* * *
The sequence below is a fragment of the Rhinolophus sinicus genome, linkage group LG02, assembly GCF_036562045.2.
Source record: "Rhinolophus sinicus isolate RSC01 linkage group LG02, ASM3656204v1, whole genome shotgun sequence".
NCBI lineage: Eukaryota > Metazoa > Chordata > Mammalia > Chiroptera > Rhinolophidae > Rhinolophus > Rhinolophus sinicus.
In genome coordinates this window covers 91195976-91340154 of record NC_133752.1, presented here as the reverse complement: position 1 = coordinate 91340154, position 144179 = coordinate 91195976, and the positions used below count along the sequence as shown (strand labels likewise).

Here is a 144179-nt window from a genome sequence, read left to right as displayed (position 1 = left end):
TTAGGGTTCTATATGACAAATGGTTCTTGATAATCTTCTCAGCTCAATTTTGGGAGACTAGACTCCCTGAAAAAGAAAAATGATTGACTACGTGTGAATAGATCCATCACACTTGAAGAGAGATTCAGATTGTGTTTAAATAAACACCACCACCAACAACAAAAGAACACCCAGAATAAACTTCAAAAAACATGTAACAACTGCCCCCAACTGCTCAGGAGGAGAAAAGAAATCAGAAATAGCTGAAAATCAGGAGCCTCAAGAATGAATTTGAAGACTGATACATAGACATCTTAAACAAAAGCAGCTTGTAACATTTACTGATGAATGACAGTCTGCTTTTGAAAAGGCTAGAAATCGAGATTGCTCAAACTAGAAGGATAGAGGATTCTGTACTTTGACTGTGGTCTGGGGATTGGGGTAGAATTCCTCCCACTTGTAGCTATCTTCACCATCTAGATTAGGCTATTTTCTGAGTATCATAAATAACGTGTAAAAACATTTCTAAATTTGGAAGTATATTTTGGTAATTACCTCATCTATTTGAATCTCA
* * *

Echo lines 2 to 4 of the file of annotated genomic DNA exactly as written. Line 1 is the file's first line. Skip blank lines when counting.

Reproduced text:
Source record: "Rhinolophus sinicus isolate RSC01 linkage group LG02, ASM3656204v1, whole genome shotgun sequence".
NCBI lineage: Eukaryota > Metazoa > Chordata > Mammalia > Chiroptera > Rhinolophidae > Rhinolophus > Rhinolophus sinicus.
In genome coordinates this window covers 91195976-91340154 of record NC_133752.1, presented here as the reverse complement: position 1 = coordinate 91340154, position 144179 = coordinate 91195976, and the positions used below count along the sequence as shown (strand labels likewise).